Petrie focused here, mainly on how the individual affected societal development. There was some discussion comparing a competitive capitalist economy to a communist one. For Petrie and other social evolutionists at this time, competition was the only way to advance, and so therefore, communism was detrimental to civilization, both in theory and in practice. Janus explained Petrie's rejection of social welfare and distribution of wealth, claiming that it 'has proved an entire failure in national economics'. According to Petrie, having a welfare system allowed those who were not competitive to remain so. He argued that in a welfare system, the population was basically given permission to stagnate economically and morally, to produce offspring that would behave in the same manner, and continue to hurt society. In order for this not to happen, society must provide situations for competition, 'and every such opportunity is the making or marring of the man who rises to it or who falls before it'. The man who rose to the occasion would be a good component of society, one who would work and continue to compete with others, making civilization strong, while the one who fell would not be tolerated. This situation represented the primary question that Petrie attempted to answer: what could or should be done in a society to advance through competition?
One major stipulation in Janus was that changes must be brought about gradually. Petrie argued that violent revolutions do not solve problems and they, in fact, lead 'to worse evils than those which [they] are sought to remedy'. He argued in a Darwinian fashion that change must be brought about in small steps – 'small tendencies should be watched' – and, as far as it was possible, these small tendencies should be controlled. Petrie's solution was 'therefore in the development of the able individuals, and in giving every chance to such whenever they arise, that the hopes of the great mass must lie'. In order to ensure this course, Petrie suggested the following:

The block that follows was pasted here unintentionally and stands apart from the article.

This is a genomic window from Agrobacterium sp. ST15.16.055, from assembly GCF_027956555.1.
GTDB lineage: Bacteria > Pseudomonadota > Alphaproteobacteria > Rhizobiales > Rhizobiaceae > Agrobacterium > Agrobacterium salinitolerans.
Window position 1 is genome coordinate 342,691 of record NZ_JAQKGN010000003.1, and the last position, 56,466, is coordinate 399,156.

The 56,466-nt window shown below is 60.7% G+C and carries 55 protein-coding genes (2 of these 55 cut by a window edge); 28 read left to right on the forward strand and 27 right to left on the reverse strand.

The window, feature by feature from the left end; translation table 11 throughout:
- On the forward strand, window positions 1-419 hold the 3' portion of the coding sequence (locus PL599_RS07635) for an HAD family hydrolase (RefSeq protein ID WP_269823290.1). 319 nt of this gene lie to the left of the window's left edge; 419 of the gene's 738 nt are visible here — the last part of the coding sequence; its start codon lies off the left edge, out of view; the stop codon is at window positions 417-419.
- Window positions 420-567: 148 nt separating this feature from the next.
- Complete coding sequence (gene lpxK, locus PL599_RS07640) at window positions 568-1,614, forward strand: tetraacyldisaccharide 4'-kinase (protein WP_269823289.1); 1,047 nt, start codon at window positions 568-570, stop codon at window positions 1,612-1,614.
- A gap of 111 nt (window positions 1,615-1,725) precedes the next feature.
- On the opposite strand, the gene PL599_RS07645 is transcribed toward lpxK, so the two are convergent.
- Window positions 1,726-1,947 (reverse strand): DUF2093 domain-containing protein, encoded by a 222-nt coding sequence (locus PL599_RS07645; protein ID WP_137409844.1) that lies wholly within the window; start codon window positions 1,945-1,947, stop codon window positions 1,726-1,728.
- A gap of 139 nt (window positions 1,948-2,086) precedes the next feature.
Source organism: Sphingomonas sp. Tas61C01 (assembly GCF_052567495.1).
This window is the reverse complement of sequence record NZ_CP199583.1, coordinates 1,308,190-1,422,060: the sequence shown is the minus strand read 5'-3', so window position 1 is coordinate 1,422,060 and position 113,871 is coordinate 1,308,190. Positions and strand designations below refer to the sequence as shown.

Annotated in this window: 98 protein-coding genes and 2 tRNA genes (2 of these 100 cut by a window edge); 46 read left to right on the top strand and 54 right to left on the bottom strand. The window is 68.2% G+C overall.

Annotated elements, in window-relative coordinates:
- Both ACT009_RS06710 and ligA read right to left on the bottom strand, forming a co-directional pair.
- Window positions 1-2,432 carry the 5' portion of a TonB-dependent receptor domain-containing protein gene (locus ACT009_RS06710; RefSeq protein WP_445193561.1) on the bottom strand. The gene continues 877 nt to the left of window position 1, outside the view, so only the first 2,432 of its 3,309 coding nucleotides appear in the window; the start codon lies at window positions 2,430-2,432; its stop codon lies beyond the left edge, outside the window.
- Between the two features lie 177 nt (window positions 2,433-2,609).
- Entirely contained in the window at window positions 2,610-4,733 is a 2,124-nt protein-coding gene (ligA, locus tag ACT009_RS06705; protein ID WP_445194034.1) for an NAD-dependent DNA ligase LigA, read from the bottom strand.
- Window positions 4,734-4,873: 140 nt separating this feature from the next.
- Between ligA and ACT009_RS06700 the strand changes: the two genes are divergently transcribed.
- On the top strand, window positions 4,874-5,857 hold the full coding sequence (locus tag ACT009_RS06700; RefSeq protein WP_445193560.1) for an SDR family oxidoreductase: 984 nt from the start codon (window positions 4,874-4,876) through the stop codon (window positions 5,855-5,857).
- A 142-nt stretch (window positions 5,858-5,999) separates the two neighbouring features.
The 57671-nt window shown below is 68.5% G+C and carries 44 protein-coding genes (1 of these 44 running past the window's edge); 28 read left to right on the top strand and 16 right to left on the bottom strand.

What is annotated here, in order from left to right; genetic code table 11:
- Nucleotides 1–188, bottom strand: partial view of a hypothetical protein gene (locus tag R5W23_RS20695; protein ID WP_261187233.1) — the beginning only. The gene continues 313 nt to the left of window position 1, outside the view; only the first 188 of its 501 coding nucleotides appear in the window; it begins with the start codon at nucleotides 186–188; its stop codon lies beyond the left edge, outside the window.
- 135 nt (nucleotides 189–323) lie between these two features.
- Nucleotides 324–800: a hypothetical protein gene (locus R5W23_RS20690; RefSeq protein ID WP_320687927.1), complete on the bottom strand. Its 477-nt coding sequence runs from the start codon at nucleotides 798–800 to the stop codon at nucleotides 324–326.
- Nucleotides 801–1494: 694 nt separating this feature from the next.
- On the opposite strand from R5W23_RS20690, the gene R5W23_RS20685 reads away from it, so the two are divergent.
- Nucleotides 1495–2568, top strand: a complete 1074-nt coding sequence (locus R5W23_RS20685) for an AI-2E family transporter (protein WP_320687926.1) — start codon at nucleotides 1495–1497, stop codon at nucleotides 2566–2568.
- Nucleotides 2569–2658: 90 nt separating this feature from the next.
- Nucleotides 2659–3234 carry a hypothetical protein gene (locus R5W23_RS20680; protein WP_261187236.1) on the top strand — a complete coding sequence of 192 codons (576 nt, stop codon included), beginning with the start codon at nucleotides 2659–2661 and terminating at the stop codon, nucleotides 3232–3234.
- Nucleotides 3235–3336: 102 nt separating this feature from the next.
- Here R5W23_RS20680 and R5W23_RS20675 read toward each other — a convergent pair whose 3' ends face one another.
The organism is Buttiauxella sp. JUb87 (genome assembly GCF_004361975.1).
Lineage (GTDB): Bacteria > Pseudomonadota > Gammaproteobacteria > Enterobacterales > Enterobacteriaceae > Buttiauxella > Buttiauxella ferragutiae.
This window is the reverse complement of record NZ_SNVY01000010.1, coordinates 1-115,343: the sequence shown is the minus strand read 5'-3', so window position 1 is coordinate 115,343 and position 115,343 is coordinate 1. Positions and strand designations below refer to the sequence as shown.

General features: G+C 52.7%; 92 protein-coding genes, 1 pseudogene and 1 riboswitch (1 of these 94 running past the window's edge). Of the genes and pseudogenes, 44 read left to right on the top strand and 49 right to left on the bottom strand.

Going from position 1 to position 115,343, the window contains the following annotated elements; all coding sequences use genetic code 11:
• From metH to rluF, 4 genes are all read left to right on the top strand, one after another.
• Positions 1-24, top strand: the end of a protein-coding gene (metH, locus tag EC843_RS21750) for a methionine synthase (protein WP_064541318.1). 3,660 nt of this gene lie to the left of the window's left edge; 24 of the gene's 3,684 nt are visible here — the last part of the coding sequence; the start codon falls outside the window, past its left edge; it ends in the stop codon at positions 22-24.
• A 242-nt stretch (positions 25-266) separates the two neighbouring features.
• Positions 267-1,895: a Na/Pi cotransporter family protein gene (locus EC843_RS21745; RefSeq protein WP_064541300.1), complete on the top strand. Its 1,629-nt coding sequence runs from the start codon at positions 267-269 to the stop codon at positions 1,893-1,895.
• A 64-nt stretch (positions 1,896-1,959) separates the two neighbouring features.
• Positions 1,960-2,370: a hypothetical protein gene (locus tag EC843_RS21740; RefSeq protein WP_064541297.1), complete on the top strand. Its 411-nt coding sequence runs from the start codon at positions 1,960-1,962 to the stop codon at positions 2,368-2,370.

What we need is to try to give effect to the gospel of giving to him that hath and taking away from him that hath not. The most likely opening for such a line of advance would be giving partial state maintenance to the best stocks, so as to ensure large returns from them, and taxing down the worst stocks – exactly the opposite course to the present craze.
He continued by describing certain government bodies that should regulate this kind of activity. He even referred to forced sterilization of the 'worst stocks' of women, so that they might be able to marry and be allowed to have intercourse with their husbands without the state having to monitor their reproduction. He concluded that the promotion of 'vigorous strains' of heredity would produce the men of 'greatest industry and greatest individuality', which in turn would lead to the greatest social advance for Britain.
The ideas and actions Petrie argued for in Janus were not novel, as Galton's and Pearson's previous writings show. But Drower, like some other historians, views these attitudes through presentist eyes, noting that the ideas in Janus 'which today seem shockingly élitist, attracted little notice in the Press'. It is indeed true that Petrie's ideas would not have attracted much negative attention, if any attention at all, because, thanks to other eugenicists and biometricians, the ideas would have been considered theoretically de rigeur. She comments on one 'condemnatory review' from The Academy which does not seem to mention anything about the 'shockingly élitist' views that Drower had pointed out to the reader. In fact, it stated simply that Janus was an amateurish work by someone who did not know the subject about which he wrote so assertively. However, this is a conclusion that any critic might reach when reading the book: there are few sources to which Petrie refers in the text, no bibliography, and many times his support is his 'strong feeling'.